Second Opium War - The Battle of Escape Creek, 1857
Second Opium War - The Battle of Escape Creek, 1857
Second Opium War - The Battle of Escape Creek, 1857
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Second Opium War - The Battle of Escape Creek, 1857

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Overall: 36cm (14.2in) x 52cm (20.5in) 

Exhibited: Martyn Gregory, 'Jubilee Exhibition of China Trade Paintings’, 2002.

Provenance: Collection of Roger Moss, O.B.E. 

Pencil and watercolour on paper. English school. British tars looking up stream from a captured fort on the East River at the pursuit and destruction of Qing Chinese war junkson 25 May 1857. Signed in monogram lower left 'G.D.T'. Sheet: 17cm x 29.5cm.

An episode from the Opium War of 1856-60, the Battle of Escape Creek was a fought between Commodore Charles Elliot's squadron and Qing Chinese naval forces on. Elliot’s squadron chased the war-junks into Escape Creek (present-day East River) and then, once the British ships were grounded as the river narrowed, they pursued them in the ships' boats until all the junks had been overhauled.

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On 25 May 1857, Elliot went on board the tender Hongkong, and, followed by the gunboats Bustard, Lieutenant Tathwell Benjamin Collinson, Staunch (The Staunch seems to have subsequently fallen astern.), Lieutenant Leveson Wildman, and Starling, Lieutenant Arthur Julian Villiers, and the tender Sir Charles Forbes, in the order named, towing boats manned from the Sibylle, Raleigh, Tribune, Hornet, Inflexible, and Fury, steamed into the creek, and soon sighted 41 junks, which were moored across the stream, and which opened a spirited fire from their guns - in each case a 24- or 32-pr. forward, and four or six 9-prs. The attacking craft then formed in line in as wide order as possible, and replied warmly, the Chinese sticking to their guns wonderfully well, but finally cutting their cables, hoisting their sails, getting out their sweeps, and fleeing further up. The steamers pursued until they grounded; and then their people abandoned them temporarily, and, jumping into the boats, pulled hard after the enemy. One by one, several of the junks were overhauled. In most cases the Chinese, when a boat got alongside, fired a last broadside of grape and langridge at her, leapt overboard on the other side, and swam for shore. Thus sixteen craft were disposed of in the main channel, by boats led by Captain Harry Edmund Edgell, of the Tribune, 31, screw. Ten more took refuge up a minor creek on the left, and were chased by a division of boats under Commander Charles Codrington Forsyth; whereupon their crews set them on fire and abandoned them. One vessel, which made for a creek on the right, was abandoned so hastily that her people had no time to fire her; and she was taken and towed out. The other junks got away by dint of hard pulling. The heat was terrible, and, although there were only two casualties from the enemy's shot, some damage was done by sunstroke.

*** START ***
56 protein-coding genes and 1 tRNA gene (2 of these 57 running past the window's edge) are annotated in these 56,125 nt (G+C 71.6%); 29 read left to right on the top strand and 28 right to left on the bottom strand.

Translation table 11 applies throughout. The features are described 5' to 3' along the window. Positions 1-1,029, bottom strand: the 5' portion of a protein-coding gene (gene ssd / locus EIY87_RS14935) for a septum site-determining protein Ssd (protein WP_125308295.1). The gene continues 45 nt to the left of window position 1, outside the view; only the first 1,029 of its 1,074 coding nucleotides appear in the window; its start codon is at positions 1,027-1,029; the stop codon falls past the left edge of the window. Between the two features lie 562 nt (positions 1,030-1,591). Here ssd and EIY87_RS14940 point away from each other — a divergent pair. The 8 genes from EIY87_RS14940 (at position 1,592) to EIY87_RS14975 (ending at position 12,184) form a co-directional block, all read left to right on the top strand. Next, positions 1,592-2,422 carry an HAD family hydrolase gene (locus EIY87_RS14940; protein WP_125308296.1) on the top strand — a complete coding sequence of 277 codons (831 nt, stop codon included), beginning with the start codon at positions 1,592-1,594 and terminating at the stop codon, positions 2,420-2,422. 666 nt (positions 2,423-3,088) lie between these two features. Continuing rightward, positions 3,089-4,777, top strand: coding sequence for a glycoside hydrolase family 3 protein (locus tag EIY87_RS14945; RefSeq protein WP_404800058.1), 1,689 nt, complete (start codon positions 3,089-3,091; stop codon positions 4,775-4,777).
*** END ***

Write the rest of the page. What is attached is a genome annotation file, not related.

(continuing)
An etched version of the present picture appears in George Wingrove Cooke’s ‘Times’ Special Correspondence from China in the Years 1857-58’, published in 1858.